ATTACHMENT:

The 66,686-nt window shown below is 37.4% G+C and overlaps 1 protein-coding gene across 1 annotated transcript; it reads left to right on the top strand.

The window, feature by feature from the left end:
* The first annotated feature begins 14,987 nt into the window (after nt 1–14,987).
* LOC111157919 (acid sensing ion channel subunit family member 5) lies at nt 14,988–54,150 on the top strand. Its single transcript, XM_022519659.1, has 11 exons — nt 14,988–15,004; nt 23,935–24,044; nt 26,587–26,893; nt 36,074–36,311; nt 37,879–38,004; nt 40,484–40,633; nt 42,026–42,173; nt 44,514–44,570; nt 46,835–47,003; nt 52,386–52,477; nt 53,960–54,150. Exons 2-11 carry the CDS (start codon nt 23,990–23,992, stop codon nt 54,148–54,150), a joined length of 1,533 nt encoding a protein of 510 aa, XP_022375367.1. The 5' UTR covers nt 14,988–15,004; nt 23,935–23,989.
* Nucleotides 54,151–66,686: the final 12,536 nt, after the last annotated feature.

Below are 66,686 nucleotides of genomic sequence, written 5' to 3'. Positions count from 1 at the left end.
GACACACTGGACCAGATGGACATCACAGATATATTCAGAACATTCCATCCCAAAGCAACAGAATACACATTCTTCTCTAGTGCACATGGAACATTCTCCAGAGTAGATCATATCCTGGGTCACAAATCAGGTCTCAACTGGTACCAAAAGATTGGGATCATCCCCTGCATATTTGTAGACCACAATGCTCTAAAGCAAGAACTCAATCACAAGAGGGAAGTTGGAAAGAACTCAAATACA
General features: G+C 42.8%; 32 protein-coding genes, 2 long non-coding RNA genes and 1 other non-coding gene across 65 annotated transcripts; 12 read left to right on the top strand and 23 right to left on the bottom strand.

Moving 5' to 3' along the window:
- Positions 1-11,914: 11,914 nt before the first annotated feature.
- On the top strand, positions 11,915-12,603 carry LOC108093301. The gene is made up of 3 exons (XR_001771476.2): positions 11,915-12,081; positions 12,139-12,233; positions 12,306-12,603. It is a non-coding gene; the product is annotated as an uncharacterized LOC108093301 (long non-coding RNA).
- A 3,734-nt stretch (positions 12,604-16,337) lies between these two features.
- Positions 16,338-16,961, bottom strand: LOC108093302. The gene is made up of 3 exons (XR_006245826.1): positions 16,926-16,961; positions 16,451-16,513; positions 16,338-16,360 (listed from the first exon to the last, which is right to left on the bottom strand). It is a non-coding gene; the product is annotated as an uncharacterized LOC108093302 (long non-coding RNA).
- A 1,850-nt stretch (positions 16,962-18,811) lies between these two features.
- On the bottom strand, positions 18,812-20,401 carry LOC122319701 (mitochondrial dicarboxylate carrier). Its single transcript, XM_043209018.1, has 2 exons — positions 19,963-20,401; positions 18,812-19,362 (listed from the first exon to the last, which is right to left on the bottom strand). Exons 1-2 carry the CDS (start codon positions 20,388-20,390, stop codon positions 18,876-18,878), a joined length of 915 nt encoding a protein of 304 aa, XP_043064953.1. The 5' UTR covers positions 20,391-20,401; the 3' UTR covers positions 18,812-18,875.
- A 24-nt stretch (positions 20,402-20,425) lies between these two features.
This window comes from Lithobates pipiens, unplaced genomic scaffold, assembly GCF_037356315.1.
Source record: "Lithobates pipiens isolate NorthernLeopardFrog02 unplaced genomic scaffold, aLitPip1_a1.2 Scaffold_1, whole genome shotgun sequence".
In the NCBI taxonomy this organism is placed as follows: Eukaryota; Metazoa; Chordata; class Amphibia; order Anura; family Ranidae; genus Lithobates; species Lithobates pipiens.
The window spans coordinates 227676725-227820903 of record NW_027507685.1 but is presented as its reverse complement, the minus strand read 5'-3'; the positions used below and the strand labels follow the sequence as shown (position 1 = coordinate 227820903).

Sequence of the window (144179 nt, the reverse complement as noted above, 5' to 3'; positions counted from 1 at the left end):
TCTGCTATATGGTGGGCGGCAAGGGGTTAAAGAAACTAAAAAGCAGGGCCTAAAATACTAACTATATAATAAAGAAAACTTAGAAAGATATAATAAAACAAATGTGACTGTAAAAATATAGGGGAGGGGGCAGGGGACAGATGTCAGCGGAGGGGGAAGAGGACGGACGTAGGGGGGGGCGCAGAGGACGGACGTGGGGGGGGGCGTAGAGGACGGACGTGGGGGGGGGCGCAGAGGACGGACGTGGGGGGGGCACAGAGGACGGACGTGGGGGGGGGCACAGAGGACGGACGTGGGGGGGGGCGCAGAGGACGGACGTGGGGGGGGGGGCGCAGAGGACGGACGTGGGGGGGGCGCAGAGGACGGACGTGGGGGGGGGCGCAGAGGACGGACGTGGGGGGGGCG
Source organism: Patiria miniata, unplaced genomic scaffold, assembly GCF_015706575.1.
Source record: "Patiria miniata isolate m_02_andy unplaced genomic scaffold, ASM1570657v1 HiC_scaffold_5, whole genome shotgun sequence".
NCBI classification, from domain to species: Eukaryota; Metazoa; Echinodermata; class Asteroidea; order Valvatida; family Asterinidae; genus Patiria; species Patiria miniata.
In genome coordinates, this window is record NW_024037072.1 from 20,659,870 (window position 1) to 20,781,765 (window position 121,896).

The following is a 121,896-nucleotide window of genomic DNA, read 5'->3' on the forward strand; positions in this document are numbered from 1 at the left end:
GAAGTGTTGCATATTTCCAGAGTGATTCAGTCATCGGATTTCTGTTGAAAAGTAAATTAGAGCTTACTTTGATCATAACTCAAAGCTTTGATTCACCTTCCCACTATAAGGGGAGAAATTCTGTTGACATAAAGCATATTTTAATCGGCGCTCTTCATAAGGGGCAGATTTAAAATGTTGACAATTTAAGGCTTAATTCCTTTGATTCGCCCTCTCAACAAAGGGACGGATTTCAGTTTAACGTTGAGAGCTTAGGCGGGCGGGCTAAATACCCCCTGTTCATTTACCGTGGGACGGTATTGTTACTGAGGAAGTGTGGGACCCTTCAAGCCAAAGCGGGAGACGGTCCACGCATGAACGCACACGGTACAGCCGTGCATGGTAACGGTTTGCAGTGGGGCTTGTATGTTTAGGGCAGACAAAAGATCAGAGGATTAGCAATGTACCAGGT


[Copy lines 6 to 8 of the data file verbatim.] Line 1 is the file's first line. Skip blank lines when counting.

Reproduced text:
Below are 66,686 nucleotides of genomic sequence, written 5' to 3'. Positions count from 1 at the left end.
GACACACTGGACCAGATGGACATCACAGATATATTCAGAACATTCCATCCCAAAGCAACAGAATACACATTCTTCTCTAGTGCACATGGAACATTCTCCAGAGTAGATCATATCCTGGGTCACAAATCAGGTCTCAACTGGTACCAAAAGATTGGGATCATCCCCTGCATATTTGTAGACCACAATGCTCTAAAGCAAGAACTCAATCACAAGAGGGAAGTTGGAAAGAACTCAAATACA
General features: G+C 42.8%; 32 protein-coding genes, 2 long non-coding RNA genes and 1 other non-coding gene across 65 annotated transcripts; 12 read left to right on the top strand and 23 right to left on the bottom strand.